“In the early 1990s, at the dawn of the Internet era, an explosion in academic productivity seemed to be around the corner. But the corner never appeared. Instead, teaching techniques at colleges and universities, which pride themselves on spewing out creative ideas that disrupt the rest of society, have continued to evolve at a glacial pace.”
“One can understand why change is slow to take root at the primary and secondary school level, where the social and political obstacles are massive. But colleges and universities have far more capacity to experiment; indeed, in many ways, that is their raison d’être.”
Kenneth Rogoff, former chief economist of the IMF, professor of economics and public policy at Harvard University.
One might think that our cadre of learning technology fellow travelers would love both Rogoff’s question, and the answers that he proposes. Aren’t we all about the power of technology to drive non-incremental improvements in learning? The reality, however, is that Rogoff is asking the wrong question.
The real question should not be about disruption, but about equity.
The real problem is higher education is not our slow pace of change. It is much better, after all, to change slowly in the right direction – then quickly and off a cliff. The history of higher education is in fact one of constant evolution. Anyone who has worked in postsecondary education over a 30 or 40 year career knows how much has changed, both at our individual schools and across our sector.
Rather, the real problem (or challenge) of higher education is inequality.
Does higher education mirror, and perhaps even contribute, to rising levels of stratification and inequality in our society?
Has higher education become, or become even more, a platform that enables to rich to get richer?
Teaching and learning at our nation’s wealthiest institutions is currently undergoing a renaissance. Nowhere in the history of higher education has the quality of faculty teaching and student learning ever been so high. At a large and growing number of schools, the art of teaching is being complemented by the knowledge gained from learning science and the affordances of technology. Faculty are collaborating with instructional designers to redesign courses based on pedagogical best practices and learner analytics.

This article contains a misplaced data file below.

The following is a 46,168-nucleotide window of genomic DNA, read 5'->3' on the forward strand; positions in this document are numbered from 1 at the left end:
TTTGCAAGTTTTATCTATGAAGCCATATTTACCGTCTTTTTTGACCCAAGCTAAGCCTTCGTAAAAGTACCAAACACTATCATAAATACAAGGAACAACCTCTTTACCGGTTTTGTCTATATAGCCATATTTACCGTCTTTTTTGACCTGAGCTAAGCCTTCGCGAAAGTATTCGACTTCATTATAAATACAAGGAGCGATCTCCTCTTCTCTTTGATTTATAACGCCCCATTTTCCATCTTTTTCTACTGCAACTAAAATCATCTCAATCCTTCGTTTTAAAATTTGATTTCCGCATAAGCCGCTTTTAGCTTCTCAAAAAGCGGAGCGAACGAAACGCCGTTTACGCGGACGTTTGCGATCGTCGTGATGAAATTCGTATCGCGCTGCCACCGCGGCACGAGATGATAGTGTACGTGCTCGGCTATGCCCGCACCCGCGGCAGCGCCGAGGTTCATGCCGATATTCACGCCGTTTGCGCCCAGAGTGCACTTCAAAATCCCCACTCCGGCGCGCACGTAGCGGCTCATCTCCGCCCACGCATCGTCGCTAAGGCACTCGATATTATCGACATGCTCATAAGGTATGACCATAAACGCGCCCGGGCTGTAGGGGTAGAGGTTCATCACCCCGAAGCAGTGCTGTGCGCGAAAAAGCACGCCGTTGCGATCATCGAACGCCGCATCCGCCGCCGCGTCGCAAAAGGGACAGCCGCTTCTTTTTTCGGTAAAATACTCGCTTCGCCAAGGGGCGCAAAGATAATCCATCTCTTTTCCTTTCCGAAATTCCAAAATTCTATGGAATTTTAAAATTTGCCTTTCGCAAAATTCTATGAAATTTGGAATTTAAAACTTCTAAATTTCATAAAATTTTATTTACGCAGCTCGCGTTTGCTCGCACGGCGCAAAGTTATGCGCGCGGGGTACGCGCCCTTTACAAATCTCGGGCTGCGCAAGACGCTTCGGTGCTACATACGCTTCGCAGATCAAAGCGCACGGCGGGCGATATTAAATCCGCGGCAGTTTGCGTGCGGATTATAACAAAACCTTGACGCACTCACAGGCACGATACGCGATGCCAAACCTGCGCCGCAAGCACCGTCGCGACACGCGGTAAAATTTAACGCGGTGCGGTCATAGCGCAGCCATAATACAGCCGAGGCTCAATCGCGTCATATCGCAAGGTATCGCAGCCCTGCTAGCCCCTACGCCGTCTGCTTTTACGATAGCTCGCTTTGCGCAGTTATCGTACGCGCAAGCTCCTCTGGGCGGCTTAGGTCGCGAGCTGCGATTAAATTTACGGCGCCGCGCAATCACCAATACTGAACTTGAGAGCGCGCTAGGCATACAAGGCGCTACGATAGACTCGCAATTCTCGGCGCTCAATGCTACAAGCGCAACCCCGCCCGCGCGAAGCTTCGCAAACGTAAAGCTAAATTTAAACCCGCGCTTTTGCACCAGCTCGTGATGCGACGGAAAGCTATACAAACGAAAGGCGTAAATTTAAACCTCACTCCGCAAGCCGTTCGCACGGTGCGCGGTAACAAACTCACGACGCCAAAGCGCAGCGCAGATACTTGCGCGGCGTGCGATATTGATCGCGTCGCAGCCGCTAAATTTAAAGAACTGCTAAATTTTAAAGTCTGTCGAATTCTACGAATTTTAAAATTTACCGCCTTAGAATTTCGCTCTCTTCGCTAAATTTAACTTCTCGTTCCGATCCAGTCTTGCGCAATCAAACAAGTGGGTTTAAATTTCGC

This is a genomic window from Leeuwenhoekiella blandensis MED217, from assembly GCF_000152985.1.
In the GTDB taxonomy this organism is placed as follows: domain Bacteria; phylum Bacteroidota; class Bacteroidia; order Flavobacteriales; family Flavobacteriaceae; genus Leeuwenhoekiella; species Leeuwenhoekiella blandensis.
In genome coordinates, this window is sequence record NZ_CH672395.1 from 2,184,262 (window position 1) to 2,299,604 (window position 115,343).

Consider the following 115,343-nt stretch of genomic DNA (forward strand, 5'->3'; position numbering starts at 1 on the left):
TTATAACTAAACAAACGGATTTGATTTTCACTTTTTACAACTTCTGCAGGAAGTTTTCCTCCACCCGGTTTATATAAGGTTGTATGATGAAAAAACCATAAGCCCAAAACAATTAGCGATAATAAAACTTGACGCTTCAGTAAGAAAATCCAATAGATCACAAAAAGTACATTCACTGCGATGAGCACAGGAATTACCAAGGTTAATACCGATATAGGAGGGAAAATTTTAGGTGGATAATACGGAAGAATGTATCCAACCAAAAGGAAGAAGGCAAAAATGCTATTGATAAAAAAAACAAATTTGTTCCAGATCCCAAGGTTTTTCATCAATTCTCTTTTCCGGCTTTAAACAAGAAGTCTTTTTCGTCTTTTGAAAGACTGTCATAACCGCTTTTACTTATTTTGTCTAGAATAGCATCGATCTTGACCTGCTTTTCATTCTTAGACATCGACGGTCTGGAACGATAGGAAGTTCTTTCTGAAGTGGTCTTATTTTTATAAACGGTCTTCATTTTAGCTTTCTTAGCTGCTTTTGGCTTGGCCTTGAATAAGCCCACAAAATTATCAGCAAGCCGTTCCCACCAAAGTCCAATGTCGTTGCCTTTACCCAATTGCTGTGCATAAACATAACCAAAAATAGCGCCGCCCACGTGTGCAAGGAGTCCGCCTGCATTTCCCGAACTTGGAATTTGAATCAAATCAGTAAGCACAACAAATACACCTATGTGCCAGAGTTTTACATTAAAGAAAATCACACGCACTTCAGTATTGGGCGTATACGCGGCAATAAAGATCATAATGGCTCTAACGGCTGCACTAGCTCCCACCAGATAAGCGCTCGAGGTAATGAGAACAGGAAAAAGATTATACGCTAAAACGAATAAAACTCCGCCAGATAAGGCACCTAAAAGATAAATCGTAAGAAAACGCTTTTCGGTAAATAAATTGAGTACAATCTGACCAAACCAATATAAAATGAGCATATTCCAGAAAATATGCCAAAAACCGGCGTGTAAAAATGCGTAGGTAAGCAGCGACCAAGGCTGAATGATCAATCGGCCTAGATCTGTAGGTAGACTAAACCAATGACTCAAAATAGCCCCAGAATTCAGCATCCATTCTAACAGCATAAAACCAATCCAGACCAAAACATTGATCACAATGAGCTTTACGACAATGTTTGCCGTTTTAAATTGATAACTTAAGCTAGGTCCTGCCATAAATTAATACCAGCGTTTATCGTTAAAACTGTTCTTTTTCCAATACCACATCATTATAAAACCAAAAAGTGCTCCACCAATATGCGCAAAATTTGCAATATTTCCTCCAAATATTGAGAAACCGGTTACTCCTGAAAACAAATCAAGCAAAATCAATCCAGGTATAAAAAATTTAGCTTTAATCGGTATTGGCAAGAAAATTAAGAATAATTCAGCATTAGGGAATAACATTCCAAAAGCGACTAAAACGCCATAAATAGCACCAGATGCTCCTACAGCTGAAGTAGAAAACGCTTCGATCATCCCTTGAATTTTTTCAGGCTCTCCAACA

The problem is that these advances are not evenly distributed.
Students at wealthy schools, and in particular smaller liberal arts focussed colleges with resources, are not sitting in lecture halls of 500 students.
Rather, resources and educational quality are correlated, as it is extremely difficult to scale authentic learning. The best education involves relationships between educators and learners, faculty and students. The best strategy to ensure educational quality is not to throw lots of technology at the problem, but to recruit and promote high quality educators.
State level disinvestment from public institutions is exacerbating the growth of educational inequality. So is the rising competition for students, as many schools are figuring out that investing in learning is an efficient way to increase the quality and attractiveness of their institutions. It is good that learning is becoming strategic, but the price we pay may be to reinforce societal inequalities. (After all, wealthy institutions – and in particular smaller liberal arts colleges – educate only a tiny proportion of all college students).
When it comes to learning, higher education may be embodying a the Matthew Effect. The rich are getting richer. At the best colleges and universities, technology is used as a complement – rather than a substitute – for professors.
Schools with less resources are at risk of trying to use technology to lower instructional costs. It is cheap to replace a professor with a web-based adaptive learning program like ALEKS. (Which is excellent, by the way). It is expensive to pair ALEKS with a professor who is both creating new knowledge and dedicated to teaching, and an instructional designer who can translate the latest research in learning science. Increasingly, wealthy schools are taking that latter route – integrating investments in people (professors) with investments in both new technologies and non-faculty educators.
If I were able to spend time with Kenneth Rogoff, I’d try to make the case that he should switch his concern from disruption to inequality.
How would you answer Rogoff’s question?